40145 is actually the only Class 40 to have worn this livery. In the early 1990s, the CFPS ‘mocked’ up 40145 as a fictional Class 40/4 (40445) and was painted in BR large logo blue, essentially a wink at the Class 37/4s that were introduced in 1985 in this livery. 40145 was repainted into BR Blue shortly after. The idea was to see what could have been if the whistlers had stayed in service for a few more years. Some years later however in 2007, 40145 was again repainted in Large Logo and performed many railtours in this livery. Loved or loathed, it definitely made a truly unique sight out and about on the mainline.
What particular challenges did you have to overcome in recreating this loco?
When creating the scripts and physics for the Class 40, we wanted to create the most authentic performing diesel locomotive in TS. This was no easy task in the end as much time was spent seeking out original technical data for the Class 40 which was hard to come by considering the Class was withdrawn from regular traffic in 1985. Luckily I was able to gather enough information from numerous sources and friends to provide us with enough information to create an accurate representation of the Class 40s inner workings.
What aspects of the loco are you especially pleased with? What details do you personally hope users will discover and enjoy?
I personally love the sounds created by Armstrong Powerhouse and I hope the users will too. Moving the throttle from 0% – 100% in external view is simply addictive if you like the racket these old engines make. The sounds were tailored to fit precisely with the advanced scripting from Waggonz and as a result very nicely represent the full range of sound the real locomotive produces truly bringing the whistle to the whistler!
With both HUD and Advanced versions, 40145 is not a simple beast. How deep does the simulation go with this one?
Top quality simulation of the Class 40 was one of the main targets during development. With that in mind we now have one of the most advanced locomotives for TS to share with you. The driving physics have been painstakingly crafted to match acceleration, deceleration and field divert data taken from a real Class 40 locomotive. From the small things like the way air builds after firing up to traction motor isolation and simulated flash overs, a great deal of care has been put into the scripting to ensure an entertaining but authentic experience can be had all round.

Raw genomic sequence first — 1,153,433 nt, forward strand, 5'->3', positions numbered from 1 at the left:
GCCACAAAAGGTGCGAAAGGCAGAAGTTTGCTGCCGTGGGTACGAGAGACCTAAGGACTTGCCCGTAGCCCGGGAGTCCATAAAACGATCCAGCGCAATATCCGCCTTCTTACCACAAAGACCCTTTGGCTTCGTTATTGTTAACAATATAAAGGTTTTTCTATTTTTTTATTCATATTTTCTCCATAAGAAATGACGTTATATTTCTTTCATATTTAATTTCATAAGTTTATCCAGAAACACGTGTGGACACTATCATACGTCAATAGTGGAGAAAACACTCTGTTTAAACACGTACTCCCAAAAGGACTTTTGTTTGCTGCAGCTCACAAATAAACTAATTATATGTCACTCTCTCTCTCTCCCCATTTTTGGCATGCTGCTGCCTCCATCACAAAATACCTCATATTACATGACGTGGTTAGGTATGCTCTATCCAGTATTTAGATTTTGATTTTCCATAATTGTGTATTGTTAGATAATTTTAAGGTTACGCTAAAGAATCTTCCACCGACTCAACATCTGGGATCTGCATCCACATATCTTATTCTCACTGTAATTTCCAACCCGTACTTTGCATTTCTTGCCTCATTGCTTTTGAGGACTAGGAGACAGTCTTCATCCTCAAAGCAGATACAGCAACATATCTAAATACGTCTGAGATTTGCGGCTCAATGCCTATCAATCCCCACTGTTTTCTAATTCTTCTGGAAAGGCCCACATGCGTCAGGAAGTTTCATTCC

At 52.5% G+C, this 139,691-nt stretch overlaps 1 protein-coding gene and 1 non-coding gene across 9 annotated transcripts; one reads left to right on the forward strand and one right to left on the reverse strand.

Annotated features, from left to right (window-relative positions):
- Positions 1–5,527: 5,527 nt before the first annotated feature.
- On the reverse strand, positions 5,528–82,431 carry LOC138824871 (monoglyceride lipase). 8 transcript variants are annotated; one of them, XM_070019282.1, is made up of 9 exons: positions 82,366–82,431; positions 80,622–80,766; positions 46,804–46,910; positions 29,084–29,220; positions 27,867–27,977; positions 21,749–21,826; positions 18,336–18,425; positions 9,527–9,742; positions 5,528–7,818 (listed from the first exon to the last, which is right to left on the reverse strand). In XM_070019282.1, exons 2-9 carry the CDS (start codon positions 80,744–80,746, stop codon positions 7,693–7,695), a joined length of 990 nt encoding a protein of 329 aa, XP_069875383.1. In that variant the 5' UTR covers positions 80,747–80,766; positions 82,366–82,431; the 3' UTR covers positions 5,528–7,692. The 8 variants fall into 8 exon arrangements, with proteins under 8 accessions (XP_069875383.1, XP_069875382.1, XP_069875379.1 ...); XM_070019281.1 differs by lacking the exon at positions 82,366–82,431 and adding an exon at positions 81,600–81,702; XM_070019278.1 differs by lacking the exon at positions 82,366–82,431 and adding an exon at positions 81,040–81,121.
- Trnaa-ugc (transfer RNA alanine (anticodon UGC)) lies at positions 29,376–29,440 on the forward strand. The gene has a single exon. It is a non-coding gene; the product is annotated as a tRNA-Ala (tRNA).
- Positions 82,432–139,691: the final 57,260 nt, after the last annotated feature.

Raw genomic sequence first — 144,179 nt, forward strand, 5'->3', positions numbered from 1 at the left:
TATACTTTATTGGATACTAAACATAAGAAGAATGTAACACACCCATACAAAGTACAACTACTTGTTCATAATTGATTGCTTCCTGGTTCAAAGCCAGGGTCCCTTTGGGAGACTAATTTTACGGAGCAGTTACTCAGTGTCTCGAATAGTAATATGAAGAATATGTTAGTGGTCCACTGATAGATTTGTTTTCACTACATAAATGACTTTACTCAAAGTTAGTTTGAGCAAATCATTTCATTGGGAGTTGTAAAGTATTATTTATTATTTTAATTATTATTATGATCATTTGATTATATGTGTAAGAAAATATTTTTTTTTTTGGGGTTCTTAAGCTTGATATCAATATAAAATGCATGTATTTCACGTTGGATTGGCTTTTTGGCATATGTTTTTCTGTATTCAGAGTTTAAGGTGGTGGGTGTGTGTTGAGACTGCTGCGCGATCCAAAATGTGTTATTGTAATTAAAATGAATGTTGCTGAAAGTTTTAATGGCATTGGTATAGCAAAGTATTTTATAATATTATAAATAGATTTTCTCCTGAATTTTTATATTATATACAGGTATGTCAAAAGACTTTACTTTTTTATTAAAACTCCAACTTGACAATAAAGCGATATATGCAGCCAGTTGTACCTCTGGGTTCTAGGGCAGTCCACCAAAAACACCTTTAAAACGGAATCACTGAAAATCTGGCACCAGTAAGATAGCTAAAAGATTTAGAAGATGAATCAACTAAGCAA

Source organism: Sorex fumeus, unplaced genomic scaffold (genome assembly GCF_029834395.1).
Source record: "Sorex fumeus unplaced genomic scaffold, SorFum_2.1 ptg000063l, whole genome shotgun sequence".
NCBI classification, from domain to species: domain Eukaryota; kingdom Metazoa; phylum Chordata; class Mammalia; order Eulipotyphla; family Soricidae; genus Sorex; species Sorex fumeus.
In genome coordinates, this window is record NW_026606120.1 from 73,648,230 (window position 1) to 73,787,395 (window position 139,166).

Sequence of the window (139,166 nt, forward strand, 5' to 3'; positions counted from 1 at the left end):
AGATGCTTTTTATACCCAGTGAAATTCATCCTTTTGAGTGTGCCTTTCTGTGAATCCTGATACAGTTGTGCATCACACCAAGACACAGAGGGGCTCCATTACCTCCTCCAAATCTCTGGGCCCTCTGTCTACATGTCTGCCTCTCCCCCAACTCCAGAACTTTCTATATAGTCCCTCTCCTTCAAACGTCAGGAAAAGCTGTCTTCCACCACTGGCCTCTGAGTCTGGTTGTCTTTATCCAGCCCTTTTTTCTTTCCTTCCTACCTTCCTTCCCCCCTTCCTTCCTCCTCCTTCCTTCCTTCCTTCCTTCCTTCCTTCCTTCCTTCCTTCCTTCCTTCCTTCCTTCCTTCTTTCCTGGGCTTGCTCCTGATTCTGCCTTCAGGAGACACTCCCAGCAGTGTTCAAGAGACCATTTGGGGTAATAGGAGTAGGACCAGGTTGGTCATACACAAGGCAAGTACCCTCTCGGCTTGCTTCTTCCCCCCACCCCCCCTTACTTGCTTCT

With all the advanced talk said and done though, we do also want to provide an option for those not looking to go mad with all the advanced features, so users can still jump in the HUD version of 40145 and enjoy a more straightforward approach to driving.
What was the one of the more difficult features to recreate for Train Simulator?
I’d say that the dual brake control found on most BR diesel locomotives was a hard one to get ‘right’. The brake consists of a single Train Brake master control that can supply both vacuum and air braking depending on what coaching stock or wagons are coupled to the locomotive. The selection method for the active brake mode is found in the engine room (options screen on 40145). The end result is a fully operating vacuum and air brake system that can be changed on the fly and will supply a train brake application to the entire train with matching brake types and supplies brake force to only the locomotive for non matching brake types.
So, what’s next in the pipeline? How long will we have to wait to get our hands on another Railright loco?
There are quite a few plans in place for Railright that will be taking shape in the not too distant future, I currently have another brand new project nearing the end of the modelling phase so be sure to check the Railright facebook page in the coming months for info on this one!
Thanks to Alex for joining us for this interview. For more news on 40145, keep watching Engine Driver!